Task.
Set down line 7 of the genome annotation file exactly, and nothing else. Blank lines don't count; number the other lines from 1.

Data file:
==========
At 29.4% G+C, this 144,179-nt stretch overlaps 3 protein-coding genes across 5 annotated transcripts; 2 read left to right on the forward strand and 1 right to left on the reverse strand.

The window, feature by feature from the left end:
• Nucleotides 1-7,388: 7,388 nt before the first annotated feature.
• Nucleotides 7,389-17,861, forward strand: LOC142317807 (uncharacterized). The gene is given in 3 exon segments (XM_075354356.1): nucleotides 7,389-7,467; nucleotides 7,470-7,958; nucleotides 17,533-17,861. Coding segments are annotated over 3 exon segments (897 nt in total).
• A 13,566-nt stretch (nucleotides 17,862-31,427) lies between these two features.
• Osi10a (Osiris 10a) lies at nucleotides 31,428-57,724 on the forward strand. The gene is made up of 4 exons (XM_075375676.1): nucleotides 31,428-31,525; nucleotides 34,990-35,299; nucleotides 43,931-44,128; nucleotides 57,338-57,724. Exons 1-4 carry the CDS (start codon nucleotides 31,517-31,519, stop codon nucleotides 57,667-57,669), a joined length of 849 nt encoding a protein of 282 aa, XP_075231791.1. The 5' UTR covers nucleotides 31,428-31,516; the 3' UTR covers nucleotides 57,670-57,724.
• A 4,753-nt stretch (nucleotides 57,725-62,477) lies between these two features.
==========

• A 4,753-nt stretch (nucleotides 57,725-62,477) lies between these two features.